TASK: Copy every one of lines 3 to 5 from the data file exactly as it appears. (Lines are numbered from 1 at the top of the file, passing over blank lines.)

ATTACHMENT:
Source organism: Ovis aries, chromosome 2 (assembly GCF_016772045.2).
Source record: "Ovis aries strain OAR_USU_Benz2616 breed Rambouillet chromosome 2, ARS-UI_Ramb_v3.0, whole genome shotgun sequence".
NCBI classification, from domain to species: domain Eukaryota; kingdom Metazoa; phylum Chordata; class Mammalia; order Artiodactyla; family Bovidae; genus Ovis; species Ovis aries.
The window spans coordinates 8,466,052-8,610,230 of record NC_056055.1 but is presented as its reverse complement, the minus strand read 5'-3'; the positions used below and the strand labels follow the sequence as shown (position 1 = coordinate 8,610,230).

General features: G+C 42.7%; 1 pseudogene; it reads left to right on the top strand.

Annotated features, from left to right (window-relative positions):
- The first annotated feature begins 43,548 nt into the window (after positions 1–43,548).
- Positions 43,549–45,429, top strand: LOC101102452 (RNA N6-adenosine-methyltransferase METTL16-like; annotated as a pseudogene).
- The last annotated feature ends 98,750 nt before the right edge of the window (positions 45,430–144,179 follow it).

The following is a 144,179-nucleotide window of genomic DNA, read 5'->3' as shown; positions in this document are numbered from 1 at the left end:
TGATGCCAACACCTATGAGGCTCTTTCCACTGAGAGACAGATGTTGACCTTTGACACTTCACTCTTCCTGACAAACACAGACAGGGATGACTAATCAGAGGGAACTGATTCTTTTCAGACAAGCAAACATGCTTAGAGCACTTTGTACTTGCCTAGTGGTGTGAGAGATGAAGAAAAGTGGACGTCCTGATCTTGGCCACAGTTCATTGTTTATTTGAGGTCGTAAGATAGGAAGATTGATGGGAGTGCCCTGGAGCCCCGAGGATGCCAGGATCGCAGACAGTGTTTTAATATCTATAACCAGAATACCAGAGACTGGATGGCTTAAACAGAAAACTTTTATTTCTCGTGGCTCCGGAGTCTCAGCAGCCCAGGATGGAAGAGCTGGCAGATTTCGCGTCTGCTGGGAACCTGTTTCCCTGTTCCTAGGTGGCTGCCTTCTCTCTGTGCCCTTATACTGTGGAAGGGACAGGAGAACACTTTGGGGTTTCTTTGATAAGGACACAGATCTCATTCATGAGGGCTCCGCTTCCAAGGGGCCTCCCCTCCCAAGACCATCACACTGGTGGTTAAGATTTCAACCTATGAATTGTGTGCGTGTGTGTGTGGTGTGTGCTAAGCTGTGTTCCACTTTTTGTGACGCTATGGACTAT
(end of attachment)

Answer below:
NCBI classification, from domain to species: domain Eukaryota; kingdom Metazoa; phylum Chordata; class Mammalia; order Artiodactyla; family Bovidae; genus Ovis; species Ovis aries.
The window spans coordinates 8,466,052-8,610,230 of record NC_056055.1 but is presented as its reverse complement, the minus strand read 5'-3'; the positions used below and the strand labels follow the sequence as shown (position 1 = coordinate 8,610,230).

General features: G+C 42.7%; 1 pseudogene; it reads left to right on the top strand.